Social Communication in Autism

Social communication involves both the verbal and nonverbal methods we use to interact with others. For individuals on the autism spectrum, these skills can present significant challenges. The common symptoms of autism often include difficulties with nonverbal skills and pragmatic communication.

Nonverbal Skills

Almost all children on the autism disorder spectrum show delays in nonverbal communication. This can manifest in various ways, such as difficulties in using and understanding gestures like pointing. While most children exhibit the ability to point to out-of-reach objects they want by 12 months of age, a child on the autism spectrum may use alternative methods to direct attention to objects without making eye contact.

Joint attention, an essential skill for social and communication development, is often delayed or lacking in children with autism spectrum disorder compared to those without ASD.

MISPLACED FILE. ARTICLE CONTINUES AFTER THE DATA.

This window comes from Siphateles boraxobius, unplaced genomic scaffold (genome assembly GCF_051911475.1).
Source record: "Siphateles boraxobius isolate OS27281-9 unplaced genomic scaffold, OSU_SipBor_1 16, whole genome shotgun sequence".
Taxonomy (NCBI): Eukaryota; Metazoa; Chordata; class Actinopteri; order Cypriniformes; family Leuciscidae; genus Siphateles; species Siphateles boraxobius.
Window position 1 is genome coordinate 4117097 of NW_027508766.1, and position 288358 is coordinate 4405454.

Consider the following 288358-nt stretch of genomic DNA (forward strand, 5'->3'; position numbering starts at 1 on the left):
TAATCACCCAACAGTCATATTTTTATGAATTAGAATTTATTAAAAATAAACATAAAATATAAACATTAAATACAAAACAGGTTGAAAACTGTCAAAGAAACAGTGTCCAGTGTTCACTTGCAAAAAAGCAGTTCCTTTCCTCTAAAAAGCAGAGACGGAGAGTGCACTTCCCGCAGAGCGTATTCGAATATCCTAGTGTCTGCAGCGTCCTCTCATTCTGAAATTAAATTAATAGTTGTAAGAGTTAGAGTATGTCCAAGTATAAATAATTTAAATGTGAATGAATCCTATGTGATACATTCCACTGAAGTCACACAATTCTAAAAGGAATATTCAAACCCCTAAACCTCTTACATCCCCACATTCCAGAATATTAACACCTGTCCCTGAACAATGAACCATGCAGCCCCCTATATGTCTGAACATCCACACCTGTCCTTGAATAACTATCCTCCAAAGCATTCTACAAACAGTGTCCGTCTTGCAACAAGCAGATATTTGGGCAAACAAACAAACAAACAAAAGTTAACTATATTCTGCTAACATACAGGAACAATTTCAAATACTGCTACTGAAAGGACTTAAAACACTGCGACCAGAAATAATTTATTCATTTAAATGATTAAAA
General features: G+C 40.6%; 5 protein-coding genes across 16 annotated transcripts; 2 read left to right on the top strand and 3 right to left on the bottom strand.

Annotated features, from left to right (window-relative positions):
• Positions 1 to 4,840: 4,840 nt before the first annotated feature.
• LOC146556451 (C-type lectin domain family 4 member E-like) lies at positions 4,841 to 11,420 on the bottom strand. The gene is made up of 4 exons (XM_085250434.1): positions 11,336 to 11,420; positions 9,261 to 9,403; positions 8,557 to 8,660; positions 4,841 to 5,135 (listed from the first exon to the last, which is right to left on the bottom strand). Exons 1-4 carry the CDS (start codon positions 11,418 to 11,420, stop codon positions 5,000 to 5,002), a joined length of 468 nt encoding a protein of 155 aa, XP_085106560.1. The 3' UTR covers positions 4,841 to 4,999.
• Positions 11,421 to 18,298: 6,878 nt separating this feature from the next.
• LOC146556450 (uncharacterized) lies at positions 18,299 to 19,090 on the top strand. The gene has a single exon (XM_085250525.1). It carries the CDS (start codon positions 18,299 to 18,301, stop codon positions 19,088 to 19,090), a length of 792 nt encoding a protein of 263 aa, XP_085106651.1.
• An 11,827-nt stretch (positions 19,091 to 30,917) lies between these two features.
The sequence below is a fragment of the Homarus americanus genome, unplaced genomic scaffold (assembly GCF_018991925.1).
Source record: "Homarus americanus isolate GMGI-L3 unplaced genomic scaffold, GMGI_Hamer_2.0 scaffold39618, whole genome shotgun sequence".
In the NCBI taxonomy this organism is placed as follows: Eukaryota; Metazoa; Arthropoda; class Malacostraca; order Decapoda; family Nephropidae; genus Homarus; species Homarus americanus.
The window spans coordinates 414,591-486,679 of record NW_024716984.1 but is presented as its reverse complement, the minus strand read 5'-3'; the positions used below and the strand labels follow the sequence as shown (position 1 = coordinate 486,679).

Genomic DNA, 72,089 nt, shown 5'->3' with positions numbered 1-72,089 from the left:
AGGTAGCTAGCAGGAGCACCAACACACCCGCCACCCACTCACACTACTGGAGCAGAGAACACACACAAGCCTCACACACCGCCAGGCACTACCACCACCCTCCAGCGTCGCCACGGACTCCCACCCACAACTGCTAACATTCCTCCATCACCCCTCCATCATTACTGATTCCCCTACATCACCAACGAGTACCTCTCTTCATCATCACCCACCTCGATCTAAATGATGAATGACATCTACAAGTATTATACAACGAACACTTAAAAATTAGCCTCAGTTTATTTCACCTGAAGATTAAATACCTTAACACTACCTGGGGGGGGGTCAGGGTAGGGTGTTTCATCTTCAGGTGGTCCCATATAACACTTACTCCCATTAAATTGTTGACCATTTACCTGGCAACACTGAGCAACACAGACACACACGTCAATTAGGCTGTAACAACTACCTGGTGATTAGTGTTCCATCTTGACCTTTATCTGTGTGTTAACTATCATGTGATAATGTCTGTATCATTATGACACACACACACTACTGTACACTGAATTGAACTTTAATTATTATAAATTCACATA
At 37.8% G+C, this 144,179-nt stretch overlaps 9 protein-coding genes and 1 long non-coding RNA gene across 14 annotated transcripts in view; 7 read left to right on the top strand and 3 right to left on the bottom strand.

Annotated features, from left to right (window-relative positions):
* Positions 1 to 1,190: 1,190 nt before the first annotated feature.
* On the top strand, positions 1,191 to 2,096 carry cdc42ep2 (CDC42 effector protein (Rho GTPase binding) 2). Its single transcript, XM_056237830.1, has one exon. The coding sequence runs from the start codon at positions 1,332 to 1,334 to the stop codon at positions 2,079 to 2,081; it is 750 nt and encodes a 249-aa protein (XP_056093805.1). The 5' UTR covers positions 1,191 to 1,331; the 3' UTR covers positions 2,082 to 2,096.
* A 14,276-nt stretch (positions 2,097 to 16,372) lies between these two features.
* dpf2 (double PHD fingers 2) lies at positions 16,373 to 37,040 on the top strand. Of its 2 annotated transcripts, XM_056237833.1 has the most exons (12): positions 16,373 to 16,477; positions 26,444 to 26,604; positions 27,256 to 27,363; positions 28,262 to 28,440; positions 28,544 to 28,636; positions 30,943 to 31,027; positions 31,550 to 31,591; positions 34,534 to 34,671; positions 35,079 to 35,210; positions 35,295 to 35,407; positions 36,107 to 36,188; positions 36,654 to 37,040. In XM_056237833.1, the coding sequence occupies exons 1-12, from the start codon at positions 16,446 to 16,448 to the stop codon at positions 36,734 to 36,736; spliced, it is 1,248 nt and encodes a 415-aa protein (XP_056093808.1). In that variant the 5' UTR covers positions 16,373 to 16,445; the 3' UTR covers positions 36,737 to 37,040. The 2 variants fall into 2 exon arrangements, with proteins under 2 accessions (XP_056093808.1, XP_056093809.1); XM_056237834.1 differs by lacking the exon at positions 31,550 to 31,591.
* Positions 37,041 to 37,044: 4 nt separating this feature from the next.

Differences in nonverbal communication, such as facial expressions and the tempo of speech, may account for what others perceive as 'awkwardness' in people with autism [7].

Pragmatic Challenges

Pragmatics, the appropriate use of language in social situations, can be a particular challenge for those with autism. Examples include the ability to stay on topic and take turns in a conversation, ask appropriate questions, and use a tone of voice suitable for the setting [7].

Individuals on the autism spectrum may also face challenges with a range of verbal skills, including grammar, the correct use of pronouns, and responding when spoken to.

In 2013, the DSM-5 added a new diagnosis called social communication disorder (SCD) which shares traits common among people with autism. However, individuals with SCD do not exhibit repetitive behaviors or restricted interests, distinguishing them from those with autism.

Understanding the challenges related to social communication in autism can assist in developing effective strategies and therapies to support individuals on the spectrum. Many autism therapies incorporate explicit training on these skills, helping individuals to better navigate social situations.